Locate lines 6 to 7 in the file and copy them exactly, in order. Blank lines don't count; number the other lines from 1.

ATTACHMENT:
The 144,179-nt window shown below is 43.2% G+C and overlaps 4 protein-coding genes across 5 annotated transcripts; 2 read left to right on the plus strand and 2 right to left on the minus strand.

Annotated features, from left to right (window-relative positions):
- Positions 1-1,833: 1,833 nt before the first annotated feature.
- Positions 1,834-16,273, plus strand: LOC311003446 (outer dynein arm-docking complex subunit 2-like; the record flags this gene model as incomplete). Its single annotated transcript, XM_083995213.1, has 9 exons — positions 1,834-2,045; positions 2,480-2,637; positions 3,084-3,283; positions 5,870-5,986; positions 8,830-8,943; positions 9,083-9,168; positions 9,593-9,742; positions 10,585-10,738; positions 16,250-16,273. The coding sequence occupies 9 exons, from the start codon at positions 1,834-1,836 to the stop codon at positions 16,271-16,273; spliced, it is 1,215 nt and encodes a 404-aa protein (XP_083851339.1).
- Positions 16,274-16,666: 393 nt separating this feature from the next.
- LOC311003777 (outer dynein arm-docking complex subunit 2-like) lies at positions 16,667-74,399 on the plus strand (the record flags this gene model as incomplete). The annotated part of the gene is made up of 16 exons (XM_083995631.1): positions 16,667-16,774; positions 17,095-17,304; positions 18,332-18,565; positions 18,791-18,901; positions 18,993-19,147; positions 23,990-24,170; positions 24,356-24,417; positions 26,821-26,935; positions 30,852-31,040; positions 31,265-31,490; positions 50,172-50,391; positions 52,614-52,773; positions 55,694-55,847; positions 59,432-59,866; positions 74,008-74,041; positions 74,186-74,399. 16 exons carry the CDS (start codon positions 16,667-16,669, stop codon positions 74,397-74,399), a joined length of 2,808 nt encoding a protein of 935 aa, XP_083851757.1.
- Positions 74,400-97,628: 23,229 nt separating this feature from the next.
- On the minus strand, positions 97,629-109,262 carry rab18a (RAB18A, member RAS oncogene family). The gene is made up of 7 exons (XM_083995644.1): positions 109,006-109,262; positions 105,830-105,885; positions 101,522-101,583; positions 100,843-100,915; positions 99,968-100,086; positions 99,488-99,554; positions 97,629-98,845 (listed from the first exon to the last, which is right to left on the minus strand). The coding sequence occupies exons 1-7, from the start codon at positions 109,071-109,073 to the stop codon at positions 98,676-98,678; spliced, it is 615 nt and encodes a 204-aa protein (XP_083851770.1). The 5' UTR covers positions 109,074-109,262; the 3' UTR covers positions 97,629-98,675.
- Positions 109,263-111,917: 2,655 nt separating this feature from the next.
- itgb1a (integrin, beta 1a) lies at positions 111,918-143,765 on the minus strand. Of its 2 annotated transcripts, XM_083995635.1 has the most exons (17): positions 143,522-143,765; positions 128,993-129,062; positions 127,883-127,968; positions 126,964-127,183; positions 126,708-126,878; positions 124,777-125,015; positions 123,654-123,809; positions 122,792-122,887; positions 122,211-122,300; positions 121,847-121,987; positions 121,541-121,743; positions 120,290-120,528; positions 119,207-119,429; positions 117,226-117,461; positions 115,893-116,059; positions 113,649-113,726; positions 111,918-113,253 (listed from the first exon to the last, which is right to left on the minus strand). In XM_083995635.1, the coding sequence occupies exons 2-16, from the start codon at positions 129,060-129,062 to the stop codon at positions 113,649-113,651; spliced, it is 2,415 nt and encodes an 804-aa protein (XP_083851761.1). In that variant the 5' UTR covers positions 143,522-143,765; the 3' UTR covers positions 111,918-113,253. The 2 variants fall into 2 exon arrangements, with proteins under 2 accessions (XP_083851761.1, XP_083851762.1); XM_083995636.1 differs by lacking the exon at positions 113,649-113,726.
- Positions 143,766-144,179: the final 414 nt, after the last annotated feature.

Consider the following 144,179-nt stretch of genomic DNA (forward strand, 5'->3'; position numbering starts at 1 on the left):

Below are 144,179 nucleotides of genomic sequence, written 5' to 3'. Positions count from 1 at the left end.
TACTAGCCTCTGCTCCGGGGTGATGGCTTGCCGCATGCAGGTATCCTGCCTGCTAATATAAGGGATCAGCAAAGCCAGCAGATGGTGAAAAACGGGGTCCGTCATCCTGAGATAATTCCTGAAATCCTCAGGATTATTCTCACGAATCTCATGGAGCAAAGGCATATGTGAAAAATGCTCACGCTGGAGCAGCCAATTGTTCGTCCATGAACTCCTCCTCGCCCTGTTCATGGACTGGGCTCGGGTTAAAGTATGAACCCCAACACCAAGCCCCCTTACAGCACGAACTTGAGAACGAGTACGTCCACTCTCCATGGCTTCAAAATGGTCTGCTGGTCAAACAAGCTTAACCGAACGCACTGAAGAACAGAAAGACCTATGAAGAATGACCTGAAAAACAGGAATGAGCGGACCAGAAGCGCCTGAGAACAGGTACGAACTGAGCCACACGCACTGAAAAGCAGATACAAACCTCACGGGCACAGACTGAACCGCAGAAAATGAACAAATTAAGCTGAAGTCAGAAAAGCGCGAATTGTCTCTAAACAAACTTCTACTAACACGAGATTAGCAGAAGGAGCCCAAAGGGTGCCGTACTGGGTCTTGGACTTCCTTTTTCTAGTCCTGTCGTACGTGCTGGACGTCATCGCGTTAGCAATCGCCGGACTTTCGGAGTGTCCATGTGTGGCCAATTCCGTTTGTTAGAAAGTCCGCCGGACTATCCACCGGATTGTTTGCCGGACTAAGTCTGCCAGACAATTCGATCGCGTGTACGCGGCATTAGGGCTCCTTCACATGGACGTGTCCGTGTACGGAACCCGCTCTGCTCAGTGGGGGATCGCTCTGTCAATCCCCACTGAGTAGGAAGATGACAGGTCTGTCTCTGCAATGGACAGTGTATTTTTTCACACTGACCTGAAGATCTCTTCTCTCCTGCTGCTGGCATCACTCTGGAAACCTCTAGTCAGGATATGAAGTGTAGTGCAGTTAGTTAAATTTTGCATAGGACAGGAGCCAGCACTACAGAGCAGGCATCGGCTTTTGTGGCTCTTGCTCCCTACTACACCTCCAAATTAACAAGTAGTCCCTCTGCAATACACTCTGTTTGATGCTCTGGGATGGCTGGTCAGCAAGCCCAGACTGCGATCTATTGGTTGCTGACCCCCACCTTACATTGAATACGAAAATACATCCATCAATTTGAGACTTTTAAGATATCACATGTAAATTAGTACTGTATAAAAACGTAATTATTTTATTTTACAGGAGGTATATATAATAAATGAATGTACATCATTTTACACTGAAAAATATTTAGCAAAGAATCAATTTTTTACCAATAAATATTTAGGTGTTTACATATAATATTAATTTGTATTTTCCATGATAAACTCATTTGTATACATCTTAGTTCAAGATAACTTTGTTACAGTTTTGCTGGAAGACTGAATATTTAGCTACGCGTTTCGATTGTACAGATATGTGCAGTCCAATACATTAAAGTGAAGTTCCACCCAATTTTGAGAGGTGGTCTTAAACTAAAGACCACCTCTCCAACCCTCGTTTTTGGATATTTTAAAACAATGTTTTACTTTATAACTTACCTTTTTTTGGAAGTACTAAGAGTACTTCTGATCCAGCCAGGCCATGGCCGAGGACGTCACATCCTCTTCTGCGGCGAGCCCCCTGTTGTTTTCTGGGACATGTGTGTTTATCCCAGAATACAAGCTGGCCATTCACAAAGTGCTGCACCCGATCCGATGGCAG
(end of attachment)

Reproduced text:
- LOC311003777 (outer dynein arm-docking complex subunit 2-like) lies at positions 16,667-74,399 on the plus strand (the record flags this gene model as incomplete). The annotated part of the gene is made up of 16 exons (XM_083995631.1): positions 16,667-16,774; positions 17,095-17,304; positions 18,332-18,565; positions 18,791-18,901; positions 18,993-19,147; positions 23,990-24,170; positions 24,356-24,417; positions 26,821-26,935; positions 30,852-31,040; positions 31,265-31,490; positions 50,172-50,391; positions 52,614-52,773; positions 55,694-55,847; positions 59,432-59,866; positions 74,008-74,041; positions 74,186-74,399. 16 exons carry the CDS (start codon positions 16,667-16,669, stop codon positions 74,397-74,399), a joined length of 2,808 nt encoding a protein of 935 aa, XP_083851757.1.
- Positions 74,400-97,628: 23,229 nt separating this feature from the next.